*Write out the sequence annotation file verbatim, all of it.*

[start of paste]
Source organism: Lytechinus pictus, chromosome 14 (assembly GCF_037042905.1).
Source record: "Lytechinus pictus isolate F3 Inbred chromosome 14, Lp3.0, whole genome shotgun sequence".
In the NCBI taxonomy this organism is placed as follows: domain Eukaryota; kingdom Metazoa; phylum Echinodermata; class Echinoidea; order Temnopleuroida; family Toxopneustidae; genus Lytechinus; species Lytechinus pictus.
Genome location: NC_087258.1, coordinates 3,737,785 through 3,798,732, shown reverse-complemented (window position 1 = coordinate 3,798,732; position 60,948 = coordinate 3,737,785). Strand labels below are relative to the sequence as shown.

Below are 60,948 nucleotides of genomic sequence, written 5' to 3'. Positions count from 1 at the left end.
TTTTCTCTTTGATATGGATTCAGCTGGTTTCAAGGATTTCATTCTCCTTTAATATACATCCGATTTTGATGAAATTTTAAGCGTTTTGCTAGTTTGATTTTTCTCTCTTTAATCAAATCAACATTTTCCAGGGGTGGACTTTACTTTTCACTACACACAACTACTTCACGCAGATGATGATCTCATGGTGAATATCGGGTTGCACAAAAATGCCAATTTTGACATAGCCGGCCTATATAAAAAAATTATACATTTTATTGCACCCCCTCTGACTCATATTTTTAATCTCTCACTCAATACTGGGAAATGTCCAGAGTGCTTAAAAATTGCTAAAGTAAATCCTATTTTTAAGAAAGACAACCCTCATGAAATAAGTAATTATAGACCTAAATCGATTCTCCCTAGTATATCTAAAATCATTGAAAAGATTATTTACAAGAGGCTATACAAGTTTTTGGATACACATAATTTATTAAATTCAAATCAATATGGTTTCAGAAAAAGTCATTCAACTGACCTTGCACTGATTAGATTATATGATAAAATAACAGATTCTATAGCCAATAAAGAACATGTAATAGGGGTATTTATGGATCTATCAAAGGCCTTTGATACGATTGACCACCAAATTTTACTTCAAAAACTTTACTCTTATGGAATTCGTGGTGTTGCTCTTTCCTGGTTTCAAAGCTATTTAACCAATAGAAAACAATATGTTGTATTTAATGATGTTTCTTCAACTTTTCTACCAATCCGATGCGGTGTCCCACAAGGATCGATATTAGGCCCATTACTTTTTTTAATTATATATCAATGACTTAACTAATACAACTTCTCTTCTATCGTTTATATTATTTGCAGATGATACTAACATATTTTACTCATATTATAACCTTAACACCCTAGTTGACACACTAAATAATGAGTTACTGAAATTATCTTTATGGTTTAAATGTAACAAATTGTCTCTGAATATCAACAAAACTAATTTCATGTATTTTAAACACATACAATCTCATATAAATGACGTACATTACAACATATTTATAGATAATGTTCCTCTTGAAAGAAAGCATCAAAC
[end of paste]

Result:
Source organism: Lytechinus pictus, chromosome 14 (assembly GCF_037042905.1).
Source record: "Lytechinus pictus isolate F3 Inbred chromosome 14, Lp3.0, whole genome shotgun sequence".
In the NCBI taxonomy this organism is placed as follows: domain Eukaryota; kingdom Metazoa; phylum Echinodermata; class Echinoidea; order Temnopleuroida; family Toxopneustidae; genus Lytechinus; species Lytechinus pictus.
Genome location: NC_087258.1, coordinates 3,737,785 through 3,798,732, shown reverse-complemented (window position 1 = coordinate 3,798,732; position 60,948 = coordinate 3,737,785). Strand labels below are relative to the sequence as shown.

Below are 60,948 nucleotides of genomic sequence, written 5' to 3'. Positions count from 1 at the left end.
TTTTCTCTTTGATATGGATTCAGCTGGTTTCAAGGATTTCATTCTCCTTTAATATACATCCGATTTTGATGAAATTTTAAGCGTTTTGCTAGTTTGATTTTTCTCTCTTTAATCAAATCAACATTTTCCAGGGGTGGACTTTACTTTTCACTACACACAACTACTTCACGCAGATGATGATCTCATGGTGAATATCGGGTTGCACAAAAATGCCAATTTTGACATAGCCGGCCTATATAAAAAAATTATACATTTTATTGCACCCCCTCTGACTCATATTTTTAATCTCTCACTCAATACTGGGAAATGTCCAGAGTGCTTAAAAATTGCTAAAGTAAATCCTATTTTTAAGAAAGACAACCCTCATGAAATAAGTAATTATAGACCTAAATCGATTCTCCCTAGTATATCTAAAATCATTGAAAAGATTATTTACAAGAGGCTATACAAGTTTTTGGATACACATAATTTATTAAATTCAAATCAATATGGTTTCAGAAAAAGTCATTCAACTGACCTTGCACTGATTAGATTATATGATAAAATAACAGATTCTATAGCCAATAAAGAACATGTAATAGGGGTATTTATGGATCTATCAAAGGCCTTTGATACGATTGACCACCAAATTTTACTTCAAAAACTTTACTCTTATGGAATTCGTGGTGTTGCTCTTTCCTGGTTTCAAAGCTATTTAACCAATAGAAAACAATATGTTGTATTTAATGATGTTTCTTCAACTTTTCTACCAATCCGATGCGGTGTCCCACAAGGATCGATATTAGGCCCATTACTTTTTTTAATTATATATCAATGACTTAACTAATACAACTTCTCTTCTATCGTTTATATTATTTGCAGATGATACTAACATATTTTACTCATATTATAACCTTAACACCCTAGTTGACACACTAAATAATGAGTTACTGAAATTATCTTTATGGTTTAAATGTAACAAATTGTCTCTGAATATCAACAAAACTAATTTCATGTATTTTAAACACATACAATCTCATATAAATGACGTACATTACAACATATTTATAGATAATGTTCCTCTTGAAAGAAAGCATCAAAC